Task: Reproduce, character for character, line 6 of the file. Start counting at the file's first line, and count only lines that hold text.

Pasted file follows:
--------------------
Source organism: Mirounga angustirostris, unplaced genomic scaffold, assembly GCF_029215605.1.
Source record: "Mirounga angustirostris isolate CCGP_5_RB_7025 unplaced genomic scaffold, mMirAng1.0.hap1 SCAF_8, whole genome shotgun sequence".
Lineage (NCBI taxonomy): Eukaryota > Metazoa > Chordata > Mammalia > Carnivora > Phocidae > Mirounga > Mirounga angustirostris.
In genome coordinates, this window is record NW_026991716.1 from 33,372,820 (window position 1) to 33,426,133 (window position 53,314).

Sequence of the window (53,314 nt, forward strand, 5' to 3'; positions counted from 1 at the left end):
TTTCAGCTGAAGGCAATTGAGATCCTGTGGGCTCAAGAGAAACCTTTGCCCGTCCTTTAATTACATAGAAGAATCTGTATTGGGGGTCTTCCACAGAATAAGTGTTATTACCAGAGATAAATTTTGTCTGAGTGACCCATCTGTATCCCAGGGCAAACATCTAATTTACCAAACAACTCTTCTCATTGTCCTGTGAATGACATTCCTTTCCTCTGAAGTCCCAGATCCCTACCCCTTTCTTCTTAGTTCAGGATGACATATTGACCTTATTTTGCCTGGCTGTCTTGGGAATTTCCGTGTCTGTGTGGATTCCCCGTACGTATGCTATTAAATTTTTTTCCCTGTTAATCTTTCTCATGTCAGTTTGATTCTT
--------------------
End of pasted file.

TTTCAGCTGAAGGCAATTGAGATCCTGTGGGCTCAAGAGAAACCTTTGCCCGTCCTTTAATTACATAGAAGAATCTGTATTGGGGGTCTTCCACAGAATAAGTGTTATTACCAGAGATAAATTTTGTCTGAGTGACCCATCTGTATCCCAGGGCAAACATCTAATTTACCAAACAACTCTTCTCATTGTCCTGTGAATGACATTCCTTTCCTCTGAAGTCCCAGATCCCTACCCCTTTCTTCTTAGTTCAGGATGACATATTGACCTTATTTTGCCTGGCTGTCTTGGGAATTTCCGTGTCTGTGTGGATTCCCCGTACGTATGCTATTAAATTTTTTTCCCTGTTAATCTTTCTCATGTCAGTTTGATTCTT